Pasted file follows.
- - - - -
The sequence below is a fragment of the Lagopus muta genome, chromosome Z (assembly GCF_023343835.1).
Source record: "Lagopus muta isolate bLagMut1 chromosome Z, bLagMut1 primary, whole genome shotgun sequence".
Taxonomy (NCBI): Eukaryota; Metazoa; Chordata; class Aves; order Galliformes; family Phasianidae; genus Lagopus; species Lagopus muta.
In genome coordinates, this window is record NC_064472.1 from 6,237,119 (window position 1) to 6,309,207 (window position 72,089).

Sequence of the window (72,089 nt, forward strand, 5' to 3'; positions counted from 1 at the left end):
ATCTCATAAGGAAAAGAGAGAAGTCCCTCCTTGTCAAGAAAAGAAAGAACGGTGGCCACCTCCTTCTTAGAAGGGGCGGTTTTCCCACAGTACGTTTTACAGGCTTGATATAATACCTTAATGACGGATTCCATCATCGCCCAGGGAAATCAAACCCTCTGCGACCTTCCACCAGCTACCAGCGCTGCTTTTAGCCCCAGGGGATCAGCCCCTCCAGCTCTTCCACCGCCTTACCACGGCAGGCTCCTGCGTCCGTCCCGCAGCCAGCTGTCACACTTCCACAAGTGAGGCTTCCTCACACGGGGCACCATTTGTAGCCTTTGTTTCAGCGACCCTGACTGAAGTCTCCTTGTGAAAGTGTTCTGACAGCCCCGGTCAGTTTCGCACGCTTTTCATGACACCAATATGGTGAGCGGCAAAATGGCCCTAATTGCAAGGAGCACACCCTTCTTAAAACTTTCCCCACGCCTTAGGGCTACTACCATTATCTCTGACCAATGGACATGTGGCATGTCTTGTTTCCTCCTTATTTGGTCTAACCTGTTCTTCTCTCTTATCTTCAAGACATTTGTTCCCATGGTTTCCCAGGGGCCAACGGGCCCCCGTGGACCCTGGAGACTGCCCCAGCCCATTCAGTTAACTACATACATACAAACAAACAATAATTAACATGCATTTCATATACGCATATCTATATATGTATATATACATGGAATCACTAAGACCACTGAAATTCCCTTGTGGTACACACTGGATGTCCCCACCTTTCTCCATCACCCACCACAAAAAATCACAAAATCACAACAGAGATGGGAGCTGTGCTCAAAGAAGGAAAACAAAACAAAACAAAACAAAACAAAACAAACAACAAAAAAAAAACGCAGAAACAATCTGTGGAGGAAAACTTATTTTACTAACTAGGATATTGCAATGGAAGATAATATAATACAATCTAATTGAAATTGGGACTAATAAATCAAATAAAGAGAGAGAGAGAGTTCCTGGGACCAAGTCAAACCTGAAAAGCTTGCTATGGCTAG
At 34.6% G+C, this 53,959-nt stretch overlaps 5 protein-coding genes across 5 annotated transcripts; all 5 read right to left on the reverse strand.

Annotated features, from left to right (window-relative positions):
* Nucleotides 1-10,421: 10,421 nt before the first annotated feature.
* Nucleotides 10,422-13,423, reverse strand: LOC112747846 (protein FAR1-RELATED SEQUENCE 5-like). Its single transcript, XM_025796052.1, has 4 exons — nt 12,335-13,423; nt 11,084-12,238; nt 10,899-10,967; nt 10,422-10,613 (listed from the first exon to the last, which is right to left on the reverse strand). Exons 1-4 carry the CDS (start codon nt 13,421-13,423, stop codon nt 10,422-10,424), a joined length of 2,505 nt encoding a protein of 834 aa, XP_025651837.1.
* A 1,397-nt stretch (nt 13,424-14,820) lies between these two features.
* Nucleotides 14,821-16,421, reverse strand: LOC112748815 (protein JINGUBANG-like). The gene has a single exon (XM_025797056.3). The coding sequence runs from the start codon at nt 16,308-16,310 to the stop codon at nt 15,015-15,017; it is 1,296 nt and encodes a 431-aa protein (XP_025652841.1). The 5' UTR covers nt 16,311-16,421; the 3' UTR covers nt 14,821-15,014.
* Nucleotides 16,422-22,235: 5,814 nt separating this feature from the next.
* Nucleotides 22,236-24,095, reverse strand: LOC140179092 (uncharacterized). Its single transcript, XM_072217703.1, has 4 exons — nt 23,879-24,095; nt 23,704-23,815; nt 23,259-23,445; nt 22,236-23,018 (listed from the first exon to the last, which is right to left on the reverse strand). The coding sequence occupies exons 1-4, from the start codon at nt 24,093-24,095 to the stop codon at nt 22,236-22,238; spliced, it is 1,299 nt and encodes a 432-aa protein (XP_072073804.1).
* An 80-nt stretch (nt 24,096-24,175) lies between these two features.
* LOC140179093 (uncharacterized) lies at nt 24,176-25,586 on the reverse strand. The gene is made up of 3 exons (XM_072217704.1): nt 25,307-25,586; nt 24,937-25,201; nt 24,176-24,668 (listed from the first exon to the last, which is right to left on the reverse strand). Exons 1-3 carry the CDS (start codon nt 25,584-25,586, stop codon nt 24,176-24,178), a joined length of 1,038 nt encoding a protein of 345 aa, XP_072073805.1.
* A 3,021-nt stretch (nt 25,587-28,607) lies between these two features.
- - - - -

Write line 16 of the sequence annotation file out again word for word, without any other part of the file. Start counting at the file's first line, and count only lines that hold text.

* LOC140179093 (uncharacterized) lies at nt 24,176-25,586 on the reverse strand. The gene is made up of 3 exons (XM_072217704.1): nt 25,307-25,586; nt 24,937-25,201; nt 24,176-24,668 (listed from the first exon to the last, which is right to left on the reverse strand). Exons 1-3 carry the CDS (start codon nt 25,584-25,586, stop codon nt 24,176-24,178), a joined length of 1,038 nt encoding a protein of 345 aa, XP_072073805.1.